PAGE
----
Priapism is a persistent erection that lasts more than four hours. It occurs without sexual stimulation; rather, the condition develops when blood becomes trapped in the penis and is unable to drain. This may be due to medication (e.g. erectile dysfunction), an injury to the genital area, illicit drug use, or blood disorder (sickle-cell or leukemia).
This condition requires immediate attention to prevent scarring of the penile tissues and permanent erectile dysfunction. Symptoms other than a prolonged erection include:
- Either a rigid penile shaft with a soft penis tip or an erect but not rigid penile shaft.
- A painful or tender penis
Sexually-Transmitted Diseases (STDs)
Sexually-transmitted diseases can be caused by bacteria, viruses or other microorganisms, and are spread through sexual contact (including vaginal, anal and oral sex). While some experience no symptoms at all, others encounter:
- Swelling, redness or rash on the genitals or in the groin area
- Itching in the groin or pubic area, including in the penis or vagina
- Pus or discharge (from the urethra in men and women, or the cervix in women)
- Difficult, painful or burning urination
- Increased frequency of urination
- Genital warts
- Small, fluid-filled sacs
- Genital ulcers
- Pain, tenderness or swelling in the testicles (men)
- Pain in the abdomen or pelvis (women)
- Fever or body aches
- Enlarged lymph node in the groin or pelvis
Diagnosing Genital Symptoms Causes
Because the symptoms that affect the genitals are so similar, diagnosis frequently involves the use of laboratory tests. This enables doctors to identify the likely cause of the symptoms and plan an appropriate course of treatment.
Blood and urine tests to look for signs of an infection and, if necessary, to determine the levels of tumor markers (such as prostate-specific antigens) in the blood and urine.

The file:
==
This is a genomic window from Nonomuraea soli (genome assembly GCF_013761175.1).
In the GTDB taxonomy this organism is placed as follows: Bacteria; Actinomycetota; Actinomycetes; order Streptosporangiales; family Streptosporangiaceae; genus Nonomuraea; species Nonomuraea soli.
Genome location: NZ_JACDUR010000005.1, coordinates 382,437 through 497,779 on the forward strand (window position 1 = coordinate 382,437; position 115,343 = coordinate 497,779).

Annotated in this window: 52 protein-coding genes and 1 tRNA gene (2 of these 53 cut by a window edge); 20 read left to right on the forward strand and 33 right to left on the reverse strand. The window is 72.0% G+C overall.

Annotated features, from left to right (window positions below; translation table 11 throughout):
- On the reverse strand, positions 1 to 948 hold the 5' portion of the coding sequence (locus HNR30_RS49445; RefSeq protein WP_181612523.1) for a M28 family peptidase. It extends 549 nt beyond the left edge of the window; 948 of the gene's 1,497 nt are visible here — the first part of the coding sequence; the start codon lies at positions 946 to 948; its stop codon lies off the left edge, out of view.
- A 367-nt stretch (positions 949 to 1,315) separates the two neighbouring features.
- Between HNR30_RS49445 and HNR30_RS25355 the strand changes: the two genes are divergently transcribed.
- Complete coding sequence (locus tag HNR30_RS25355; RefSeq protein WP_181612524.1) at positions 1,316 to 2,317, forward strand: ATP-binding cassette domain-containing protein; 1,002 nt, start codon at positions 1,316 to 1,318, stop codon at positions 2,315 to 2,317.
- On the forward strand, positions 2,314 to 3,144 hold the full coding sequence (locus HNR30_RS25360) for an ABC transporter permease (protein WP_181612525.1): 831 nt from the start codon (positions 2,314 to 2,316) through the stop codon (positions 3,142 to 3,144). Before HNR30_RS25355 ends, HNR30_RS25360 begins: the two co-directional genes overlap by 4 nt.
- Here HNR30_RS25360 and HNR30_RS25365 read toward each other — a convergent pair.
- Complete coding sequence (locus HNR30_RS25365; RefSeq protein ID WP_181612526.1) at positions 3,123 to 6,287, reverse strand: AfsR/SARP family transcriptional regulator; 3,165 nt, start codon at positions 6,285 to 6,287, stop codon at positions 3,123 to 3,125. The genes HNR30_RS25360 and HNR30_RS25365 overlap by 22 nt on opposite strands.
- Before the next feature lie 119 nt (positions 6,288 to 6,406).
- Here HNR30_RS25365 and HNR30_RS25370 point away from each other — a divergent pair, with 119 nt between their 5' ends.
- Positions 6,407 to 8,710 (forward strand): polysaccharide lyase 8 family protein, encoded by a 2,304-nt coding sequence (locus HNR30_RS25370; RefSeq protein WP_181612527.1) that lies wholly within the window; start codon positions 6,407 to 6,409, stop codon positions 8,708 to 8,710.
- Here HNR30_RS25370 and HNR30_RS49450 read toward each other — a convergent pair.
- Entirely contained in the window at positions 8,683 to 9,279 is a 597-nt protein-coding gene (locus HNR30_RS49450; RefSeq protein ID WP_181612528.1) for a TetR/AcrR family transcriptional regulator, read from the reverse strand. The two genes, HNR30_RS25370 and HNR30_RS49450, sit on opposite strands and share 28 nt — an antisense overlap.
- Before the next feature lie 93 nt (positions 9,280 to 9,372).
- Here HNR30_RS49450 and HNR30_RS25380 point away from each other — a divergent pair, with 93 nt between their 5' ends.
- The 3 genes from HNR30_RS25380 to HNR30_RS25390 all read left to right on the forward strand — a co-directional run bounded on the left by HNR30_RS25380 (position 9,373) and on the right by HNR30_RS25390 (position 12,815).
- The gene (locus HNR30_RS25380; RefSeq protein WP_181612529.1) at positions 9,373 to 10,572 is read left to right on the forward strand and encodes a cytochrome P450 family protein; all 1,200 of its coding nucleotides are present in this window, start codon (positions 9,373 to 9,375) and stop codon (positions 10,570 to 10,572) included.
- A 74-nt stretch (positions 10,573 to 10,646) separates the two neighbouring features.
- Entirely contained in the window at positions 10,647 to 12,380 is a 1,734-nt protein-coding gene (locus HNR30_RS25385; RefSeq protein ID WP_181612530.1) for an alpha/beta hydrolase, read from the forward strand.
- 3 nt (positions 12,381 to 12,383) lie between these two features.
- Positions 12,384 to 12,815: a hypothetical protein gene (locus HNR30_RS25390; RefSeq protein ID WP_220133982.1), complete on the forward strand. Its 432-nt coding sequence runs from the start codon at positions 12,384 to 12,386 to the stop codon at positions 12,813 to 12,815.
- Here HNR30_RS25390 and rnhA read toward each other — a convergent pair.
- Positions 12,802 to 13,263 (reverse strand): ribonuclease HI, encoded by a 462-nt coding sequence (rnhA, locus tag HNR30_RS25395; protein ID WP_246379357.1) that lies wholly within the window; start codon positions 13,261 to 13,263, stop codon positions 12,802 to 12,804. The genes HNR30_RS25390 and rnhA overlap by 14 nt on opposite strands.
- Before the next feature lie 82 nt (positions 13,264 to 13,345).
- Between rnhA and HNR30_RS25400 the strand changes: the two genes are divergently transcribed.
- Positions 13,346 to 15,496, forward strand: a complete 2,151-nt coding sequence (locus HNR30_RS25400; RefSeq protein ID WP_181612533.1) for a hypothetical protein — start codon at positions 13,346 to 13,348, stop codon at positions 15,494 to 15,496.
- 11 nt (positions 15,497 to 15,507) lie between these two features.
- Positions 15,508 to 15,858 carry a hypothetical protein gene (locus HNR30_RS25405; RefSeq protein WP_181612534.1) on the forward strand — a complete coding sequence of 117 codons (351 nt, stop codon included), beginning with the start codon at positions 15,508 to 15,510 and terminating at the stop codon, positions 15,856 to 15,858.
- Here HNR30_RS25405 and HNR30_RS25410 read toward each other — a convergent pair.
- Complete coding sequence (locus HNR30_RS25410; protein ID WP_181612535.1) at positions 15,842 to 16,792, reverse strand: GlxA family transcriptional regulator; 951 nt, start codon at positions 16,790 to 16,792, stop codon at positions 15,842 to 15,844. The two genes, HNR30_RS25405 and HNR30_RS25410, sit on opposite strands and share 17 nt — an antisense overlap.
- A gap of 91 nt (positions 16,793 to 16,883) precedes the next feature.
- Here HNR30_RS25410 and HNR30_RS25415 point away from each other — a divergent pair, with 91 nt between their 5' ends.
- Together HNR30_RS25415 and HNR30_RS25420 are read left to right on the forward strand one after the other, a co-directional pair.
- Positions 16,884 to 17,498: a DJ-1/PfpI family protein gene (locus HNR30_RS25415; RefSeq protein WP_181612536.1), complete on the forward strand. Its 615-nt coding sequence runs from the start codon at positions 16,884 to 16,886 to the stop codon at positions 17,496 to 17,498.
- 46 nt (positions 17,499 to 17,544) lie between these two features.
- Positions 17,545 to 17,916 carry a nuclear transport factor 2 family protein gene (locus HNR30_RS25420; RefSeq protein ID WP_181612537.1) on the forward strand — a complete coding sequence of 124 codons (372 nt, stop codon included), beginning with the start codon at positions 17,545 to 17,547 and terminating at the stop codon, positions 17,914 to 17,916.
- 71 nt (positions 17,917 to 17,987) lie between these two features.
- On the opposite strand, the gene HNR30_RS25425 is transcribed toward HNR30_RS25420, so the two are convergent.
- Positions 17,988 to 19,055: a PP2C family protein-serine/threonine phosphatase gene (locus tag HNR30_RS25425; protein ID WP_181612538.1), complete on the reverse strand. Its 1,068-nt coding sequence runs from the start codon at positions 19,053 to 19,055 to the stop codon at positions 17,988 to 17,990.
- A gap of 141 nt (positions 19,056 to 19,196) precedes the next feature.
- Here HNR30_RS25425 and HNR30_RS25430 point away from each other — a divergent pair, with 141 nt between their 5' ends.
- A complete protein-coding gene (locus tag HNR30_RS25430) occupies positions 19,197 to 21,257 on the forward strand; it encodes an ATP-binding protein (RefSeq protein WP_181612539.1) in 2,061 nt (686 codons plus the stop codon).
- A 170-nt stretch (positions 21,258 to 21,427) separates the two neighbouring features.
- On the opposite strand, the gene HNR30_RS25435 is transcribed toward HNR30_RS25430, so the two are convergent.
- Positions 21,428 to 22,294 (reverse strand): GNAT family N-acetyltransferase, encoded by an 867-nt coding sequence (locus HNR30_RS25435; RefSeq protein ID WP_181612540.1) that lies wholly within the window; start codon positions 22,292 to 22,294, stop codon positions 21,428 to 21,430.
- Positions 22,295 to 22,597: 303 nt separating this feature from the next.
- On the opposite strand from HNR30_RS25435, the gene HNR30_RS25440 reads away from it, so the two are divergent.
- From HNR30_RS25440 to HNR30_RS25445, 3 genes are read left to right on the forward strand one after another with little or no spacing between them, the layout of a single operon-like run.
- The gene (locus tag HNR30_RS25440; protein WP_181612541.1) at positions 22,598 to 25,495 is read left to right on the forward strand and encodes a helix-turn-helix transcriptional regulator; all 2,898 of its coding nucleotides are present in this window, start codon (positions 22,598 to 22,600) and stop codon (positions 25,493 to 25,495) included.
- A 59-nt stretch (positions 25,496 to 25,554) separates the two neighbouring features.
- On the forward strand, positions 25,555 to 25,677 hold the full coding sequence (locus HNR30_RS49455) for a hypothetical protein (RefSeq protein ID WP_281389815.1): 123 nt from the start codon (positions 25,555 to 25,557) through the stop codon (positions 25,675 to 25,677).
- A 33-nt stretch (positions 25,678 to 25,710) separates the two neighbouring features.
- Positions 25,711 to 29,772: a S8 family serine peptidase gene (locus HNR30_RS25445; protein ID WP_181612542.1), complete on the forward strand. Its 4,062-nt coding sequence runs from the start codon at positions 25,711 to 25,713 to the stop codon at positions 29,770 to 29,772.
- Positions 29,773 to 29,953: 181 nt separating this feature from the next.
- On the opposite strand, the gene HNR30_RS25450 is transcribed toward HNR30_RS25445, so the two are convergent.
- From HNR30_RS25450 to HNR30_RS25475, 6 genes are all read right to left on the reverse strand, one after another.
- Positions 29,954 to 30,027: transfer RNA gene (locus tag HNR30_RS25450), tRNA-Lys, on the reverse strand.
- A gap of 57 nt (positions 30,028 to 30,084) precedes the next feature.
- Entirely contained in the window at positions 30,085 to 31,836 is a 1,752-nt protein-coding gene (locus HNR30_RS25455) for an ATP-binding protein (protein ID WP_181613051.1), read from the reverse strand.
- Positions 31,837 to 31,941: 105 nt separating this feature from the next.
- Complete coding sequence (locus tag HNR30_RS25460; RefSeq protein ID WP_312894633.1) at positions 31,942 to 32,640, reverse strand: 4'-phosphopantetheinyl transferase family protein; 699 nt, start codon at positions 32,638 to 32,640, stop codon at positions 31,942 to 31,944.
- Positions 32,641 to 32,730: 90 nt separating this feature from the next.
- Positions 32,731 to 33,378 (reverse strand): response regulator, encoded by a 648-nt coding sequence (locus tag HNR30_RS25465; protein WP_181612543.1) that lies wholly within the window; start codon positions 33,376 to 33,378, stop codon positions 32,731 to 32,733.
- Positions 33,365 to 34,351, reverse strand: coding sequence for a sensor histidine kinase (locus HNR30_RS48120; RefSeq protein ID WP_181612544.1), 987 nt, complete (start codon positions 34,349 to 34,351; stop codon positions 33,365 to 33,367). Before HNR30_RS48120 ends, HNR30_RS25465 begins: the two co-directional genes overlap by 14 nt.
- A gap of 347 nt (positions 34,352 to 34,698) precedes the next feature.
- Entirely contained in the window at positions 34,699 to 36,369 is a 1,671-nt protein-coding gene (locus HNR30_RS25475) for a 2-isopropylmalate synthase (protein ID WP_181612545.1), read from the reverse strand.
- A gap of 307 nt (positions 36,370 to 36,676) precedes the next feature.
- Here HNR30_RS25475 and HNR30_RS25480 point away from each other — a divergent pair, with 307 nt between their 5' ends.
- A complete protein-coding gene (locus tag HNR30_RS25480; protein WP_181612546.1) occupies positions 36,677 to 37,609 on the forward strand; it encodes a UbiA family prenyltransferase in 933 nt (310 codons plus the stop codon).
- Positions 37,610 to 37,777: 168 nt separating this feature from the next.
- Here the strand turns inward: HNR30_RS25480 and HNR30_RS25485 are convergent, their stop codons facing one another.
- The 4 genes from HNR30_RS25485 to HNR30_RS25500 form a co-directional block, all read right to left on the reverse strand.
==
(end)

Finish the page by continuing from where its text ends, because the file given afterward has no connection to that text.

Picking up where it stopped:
Physical examination of the genitals to look for unusual lumps and growths, as well as tender areas, inflammation, discharge, skin changes, and swollen lymph nodes.
Biopsy: A small piece of tissue is removed and examined to determine the presence and stage (how advanced) of cancerous cells.
Pap smear: This test is done to diagnose cervical cancer, which is caused by the human papillomavirus. During a pap smear, cells are scraped from the opening of a woman’s cervix and examined for signs of cancer. This can be coupled with a colposcopy exam, which uses a magnifying glass to closely inspect the vulva and vagina.
Imaging tests (like X-ray and ultrasound) use various sources of energy to create visuals of the body's organs and tissues. These exams may be performed to detect genital tumors, injuries and abnormalities. They may also be used to diagnose testicular torsion, epididymitis, orchitis, epididymo-orchitis, and priapism (in this case, blood flow within the penis is measured).
Sexually transmitted infection (STI) screening requires a sample of discharge from the urethra (tube that allows urine to exit the body). The sample is then tested for bacteria or other infectious agents.
Sexually Transmitted Disease Surveillance, 2011. (2012). Centers for Disease Control and Prevention.
Sharp DS, Angermeier KW. (2011). Surgery of Penile and Urethral Carcinoma. Campbell-Walsh Urology, 10th. ed.
Workowski KA, Berman S. (2010). Sexually transmitted diseases treatment guidelines, 2010. MMWR, Morbidity and mortality weekly report. Centers for Disease Control and Prevention.
Holmes K, Sparling P, Mardh P, et al. (eds). (1999). Sexually Transmitted Diseases, 3rd Edition. McGraw-Hill